I’d be a fool if I didn’t talk more in depth about this montage. In some ways it is almost more iconic than the film itself. Ask anyone to name something they know about Rocky and they’ll either say “Eye of the Tiger” or mention the training montage.

The training montage works for one reason: Bill Conti‘s “Gonna Fly Now“, the theme song for Rocky. It’s a song that just builds you up. It gets you amped. It makes you feel like anything is possible. It makes you feel like you are Rocky and you can have your own underdog success story.

This montage has been parodied in countless television shows, from The Simpsons to Family Guy to The Fresh Prince of Bel Air. However, as far as my childhood memory archives go, I believe The Proud Family introduced me to the Rocky training montage first. To this day it is still the first thing my mind jumps to after Rocky himself. You gotta love Saturday morning cartoons.

What the Italian Stallion Means to Us

This movie is a god damn classic. What more needs to be said? It’s easily one of Stallone’s greatest achievements. He wrote it and refused to backdown when they wanted to cast someone else in the titular role. It’s such a simple and gritty portrayal of a guy just trying to do what he loves. And that is to box. I’m sure a lot of people gravitate towards Rocky IV due to the USA vs. Russia aspect. While that is all fine and dandy, this film remains the true standout of the series (also fuck Rocky V, that shit never happened). It’s original, it’s realistic and it’s awesome. And I’m not gonna lie Rocky Balboa comes a close second in my book.

– K. Alvarez

I was familiar with a handful of knowledge about the Rocky film series before I actually bothered to watch the first film. I knew “Eye of the Tiger” was the song of Rocky III (I actually thought it was from IV until I double checked), and that there was an iconic training montage that inspired countless parodies to come. I knew that Rocky shouted “Yo Adrian,” but didn’t know why. I knew about as little as possible to uphold a casual conversation about Rocky. With this minimal knowledge I expected Rocky to be a straightforward underdog boxing story, but that isn’t what I watched. The film played against my expectations in a way that delighted and engaged me. The story wasn’t so much focused on boxing as it was on Rocky himself and damn if if we all don’t feel like Rocky sometimes whether it’s the good or the bad.

– Marmaduke Karlston

There’s a pair of old, red Franklin boxing gloves hanging in my closet. The leather is cracked in places and the laces are mismatched – one white, one black. Of course, they don’t fit me anymore. My dad gave them to me when I was about 4 or 5. I have a picture somewhere of us “sparring” – him on his knees in a pair of black boxing gloves and me in my brand new Sugar Ray Leonard gloves and a gray warm up suit (like Rocky’s, of course).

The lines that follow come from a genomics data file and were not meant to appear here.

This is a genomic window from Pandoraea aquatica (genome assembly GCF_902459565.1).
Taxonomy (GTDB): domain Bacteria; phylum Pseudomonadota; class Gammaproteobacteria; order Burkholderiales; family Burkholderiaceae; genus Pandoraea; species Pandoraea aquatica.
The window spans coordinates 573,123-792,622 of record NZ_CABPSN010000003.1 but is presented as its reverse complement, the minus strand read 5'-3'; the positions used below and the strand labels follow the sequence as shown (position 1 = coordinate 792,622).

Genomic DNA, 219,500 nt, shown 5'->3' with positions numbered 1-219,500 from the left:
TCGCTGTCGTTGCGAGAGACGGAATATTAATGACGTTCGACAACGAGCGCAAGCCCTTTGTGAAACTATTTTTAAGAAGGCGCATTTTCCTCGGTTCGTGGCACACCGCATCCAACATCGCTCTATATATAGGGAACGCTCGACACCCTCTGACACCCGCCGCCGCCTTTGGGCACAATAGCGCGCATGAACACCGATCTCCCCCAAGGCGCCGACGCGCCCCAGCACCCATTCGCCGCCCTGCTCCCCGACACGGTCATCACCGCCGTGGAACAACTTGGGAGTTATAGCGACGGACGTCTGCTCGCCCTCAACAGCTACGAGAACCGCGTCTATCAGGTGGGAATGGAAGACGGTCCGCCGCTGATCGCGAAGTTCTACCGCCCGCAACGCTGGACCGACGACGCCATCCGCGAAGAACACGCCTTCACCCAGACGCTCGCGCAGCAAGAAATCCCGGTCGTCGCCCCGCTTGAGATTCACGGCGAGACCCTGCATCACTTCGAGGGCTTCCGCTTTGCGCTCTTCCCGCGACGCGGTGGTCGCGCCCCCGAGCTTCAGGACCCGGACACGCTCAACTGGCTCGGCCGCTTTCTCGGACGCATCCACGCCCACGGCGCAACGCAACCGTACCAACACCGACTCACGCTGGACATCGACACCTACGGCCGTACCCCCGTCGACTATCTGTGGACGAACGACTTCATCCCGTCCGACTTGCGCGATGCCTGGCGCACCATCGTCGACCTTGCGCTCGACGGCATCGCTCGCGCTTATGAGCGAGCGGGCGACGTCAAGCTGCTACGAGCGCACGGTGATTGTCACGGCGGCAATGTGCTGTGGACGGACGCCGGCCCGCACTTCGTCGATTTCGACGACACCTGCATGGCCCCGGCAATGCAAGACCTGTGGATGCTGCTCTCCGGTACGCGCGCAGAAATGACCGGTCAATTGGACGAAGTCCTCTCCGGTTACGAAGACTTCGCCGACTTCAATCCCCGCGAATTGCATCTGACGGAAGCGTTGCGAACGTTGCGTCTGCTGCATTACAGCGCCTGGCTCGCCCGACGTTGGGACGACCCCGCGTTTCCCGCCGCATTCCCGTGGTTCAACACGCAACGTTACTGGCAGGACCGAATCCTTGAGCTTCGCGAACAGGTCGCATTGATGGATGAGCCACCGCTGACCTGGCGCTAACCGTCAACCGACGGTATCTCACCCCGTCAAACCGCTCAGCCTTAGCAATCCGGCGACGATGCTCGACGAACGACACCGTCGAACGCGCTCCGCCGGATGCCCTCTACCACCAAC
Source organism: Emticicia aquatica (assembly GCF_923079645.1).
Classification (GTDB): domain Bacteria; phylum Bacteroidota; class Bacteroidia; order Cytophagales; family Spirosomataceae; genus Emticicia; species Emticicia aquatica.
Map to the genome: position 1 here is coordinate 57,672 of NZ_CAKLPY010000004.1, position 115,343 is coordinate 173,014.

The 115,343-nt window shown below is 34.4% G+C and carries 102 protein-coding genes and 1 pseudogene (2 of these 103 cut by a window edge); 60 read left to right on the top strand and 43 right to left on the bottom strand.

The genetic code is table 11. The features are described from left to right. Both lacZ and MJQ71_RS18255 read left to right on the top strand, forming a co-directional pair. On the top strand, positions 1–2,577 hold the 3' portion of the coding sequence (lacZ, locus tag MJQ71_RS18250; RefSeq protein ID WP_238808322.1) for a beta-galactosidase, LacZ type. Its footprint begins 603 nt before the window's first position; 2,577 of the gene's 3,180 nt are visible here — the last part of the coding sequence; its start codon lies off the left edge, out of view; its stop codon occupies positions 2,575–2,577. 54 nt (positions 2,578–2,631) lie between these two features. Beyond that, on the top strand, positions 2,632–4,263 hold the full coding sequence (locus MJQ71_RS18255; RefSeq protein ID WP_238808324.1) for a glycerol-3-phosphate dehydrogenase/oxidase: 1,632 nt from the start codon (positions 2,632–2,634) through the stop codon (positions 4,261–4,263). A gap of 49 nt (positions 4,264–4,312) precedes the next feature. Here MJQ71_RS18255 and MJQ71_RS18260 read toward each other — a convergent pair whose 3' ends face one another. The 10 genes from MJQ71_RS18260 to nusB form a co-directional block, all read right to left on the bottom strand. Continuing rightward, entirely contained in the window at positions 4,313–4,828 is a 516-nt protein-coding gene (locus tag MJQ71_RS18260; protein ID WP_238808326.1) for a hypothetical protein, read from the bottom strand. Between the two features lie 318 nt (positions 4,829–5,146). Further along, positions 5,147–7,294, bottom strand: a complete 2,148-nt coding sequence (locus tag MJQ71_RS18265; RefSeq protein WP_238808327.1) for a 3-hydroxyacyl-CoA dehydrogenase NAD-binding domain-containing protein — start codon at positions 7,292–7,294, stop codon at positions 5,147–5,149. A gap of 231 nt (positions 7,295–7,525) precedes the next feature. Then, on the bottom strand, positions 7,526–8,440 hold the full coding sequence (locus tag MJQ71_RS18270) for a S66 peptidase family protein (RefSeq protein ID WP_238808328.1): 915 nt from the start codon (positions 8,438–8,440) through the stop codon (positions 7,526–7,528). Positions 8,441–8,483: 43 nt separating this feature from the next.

Rocky came out the year I was born. You couldn’t have been alive at that time and not have at least heard of the movie. It’s great on its own merits, but it’s more than just a movie to me.To this day, I can’t watch Rocky or hear any of the theme music and not be reminded of those times spent learning some of life’s first lessons from my old man. And those were good times. And they’re good memories. That’s what Rocky means to me.

– Billy Dhalgren


Oh man, where to begin? Rocky is the very definition of a sleeper hit grossing $225 million on a budget of $1.1 million. To put that into perspective, that would be about $1.02 billion in 2020. Yeah, Rocky played about as well as an Avengers movie. It’s absolutely crazy to think that a film with a budget of less than $5 million (what it would have cost in 2020) could gross over a billion, especially one that is not a well-known IP. That just wouldn’t happen nowadays.

Rocky would not only launch Stallone’s career, but also an entire franchise that is still going strong today. Michael B. Jordan is currently prepping to direct and star in Creed III, the ninth film in the series.

The film was nominated for 10 Academy Awards, including Best Actor, Best Actress, and Best Original Screenplay. It won three for Best Picture, Best Director, and Best Film Editing. It was the first sports film to win the Academy Award for Best Picture.

What are your fond memories of the Rocky franchise? Do you have a fun fact or piece of trivia on the film? Share it in the comments below!

Author: Marmaduke Karlston

"Wait a minute. Wait a minute Doc, uh, are you telling me you built a time machine... out of a DeLorean?"